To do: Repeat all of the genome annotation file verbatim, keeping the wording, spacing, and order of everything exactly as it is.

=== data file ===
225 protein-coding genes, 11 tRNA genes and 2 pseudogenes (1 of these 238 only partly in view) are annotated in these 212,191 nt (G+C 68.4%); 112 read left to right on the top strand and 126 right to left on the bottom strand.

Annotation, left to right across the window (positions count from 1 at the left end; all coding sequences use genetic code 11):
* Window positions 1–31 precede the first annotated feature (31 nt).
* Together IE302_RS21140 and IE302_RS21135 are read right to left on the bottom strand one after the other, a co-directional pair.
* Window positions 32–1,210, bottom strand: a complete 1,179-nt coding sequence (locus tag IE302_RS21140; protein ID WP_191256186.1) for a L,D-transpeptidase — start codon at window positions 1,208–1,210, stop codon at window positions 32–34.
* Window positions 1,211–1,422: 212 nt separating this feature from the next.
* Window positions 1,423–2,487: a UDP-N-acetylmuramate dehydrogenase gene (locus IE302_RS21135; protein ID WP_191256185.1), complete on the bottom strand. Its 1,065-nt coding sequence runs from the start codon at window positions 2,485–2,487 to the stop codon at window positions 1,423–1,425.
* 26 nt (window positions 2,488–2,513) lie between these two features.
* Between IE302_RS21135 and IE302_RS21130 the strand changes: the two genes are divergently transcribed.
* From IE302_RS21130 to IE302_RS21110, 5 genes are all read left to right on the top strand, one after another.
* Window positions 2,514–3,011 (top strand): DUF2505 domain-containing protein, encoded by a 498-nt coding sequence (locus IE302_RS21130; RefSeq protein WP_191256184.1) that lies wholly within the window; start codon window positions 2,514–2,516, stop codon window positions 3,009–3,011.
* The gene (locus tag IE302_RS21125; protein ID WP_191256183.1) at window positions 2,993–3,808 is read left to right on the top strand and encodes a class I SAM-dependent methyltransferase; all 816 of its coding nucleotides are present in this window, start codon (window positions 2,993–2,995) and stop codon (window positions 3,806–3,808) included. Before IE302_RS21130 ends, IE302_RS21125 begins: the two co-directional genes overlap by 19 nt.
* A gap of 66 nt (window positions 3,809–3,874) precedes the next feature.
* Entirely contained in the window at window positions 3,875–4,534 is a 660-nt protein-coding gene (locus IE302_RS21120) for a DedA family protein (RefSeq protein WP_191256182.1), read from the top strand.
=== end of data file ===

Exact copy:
225 protein-coding genes, 11 tRNA genes and 2 pseudogenes (1 of these 238 only partly in view) are annotated in these 212,191 nt (G+C 68.4%); 112 read left to right on the top strand and 126 right to left on the bottom strand.

Annotation, left to right across the window (positions count from 1 at the left end; all coding sequences use genetic code 11):
* Window positions 1–31 precede the first annotated feature (31 nt).
* Together IE302_RS21140 and IE302_RS21135 are read right to left on the bottom strand one after the other, a co-directional pair.
* Window positions 32–1,210, bottom strand: a complete 1,179-nt coding sequence (locus tag IE302_RS21140; protein ID WP_191256186.1) for a L,D-transpeptidase — start codon at window positions 1,208–1,210, stop codon at window positions 32–34.
* Window positions 1,211–1,422: 212 nt separating this feature from the next.
* Window positions 1,423–2,487: a UDP-N-acetylmuramate dehydrogenase gene (locus IE302_RS21135; protein ID WP_191256185.1), complete on the bottom strand. Its 1,065-nt coding sequence runs from the start codon at window positions 2,485–2,487 to the stop codon at window positions 1,423–1,425.
* 26 nt (window positions 2,488–2,513) lie between these two features.
* Between IE302_RS21135 and IE302_RS21130 the strand changes: the two genes are divergently transcribed.
* From IE302_RS21130 to IE302_RS21110, 5 genes are all read left to right on the top strand, one after another.
* Window positions 2,514–3,011 (top strand): DUF2505 domain-containing protein, encoded by a 498-nt coding sequence (locus IE302_RS21130; RefSeq protein WP_191256184.1) that lies wholly within the window; start codon window positions 2,514–2,516, stop codon window positions 3,009–3,011.
* The gene (locus tag IE302_RS21125; protein ID WP_191256183.1) at window positions 2,993–3,808 is read left to right on the top strand and encodes a class I SAM-dependent methyltransferase; all 816 of its coding nucleotides are present in this window, start codon (window positions 2,993–2,995) and stop codon (window positions 3,806–3,808) included. Before IE302_RS21130 ends, IE302_RS21125 begins: the two co-directional genes overlap by 19 nt.
* A gap of 66 nt (window positions 3,809–3,874) precedes the next feature.
* Entirely contained in the window at window positions 3,875–4,534 is a 660-nt protein-coding gene (locus IE302_RS21120) for a DedA family protein (RefSeq protein WP_191256182.1), read from the top strand.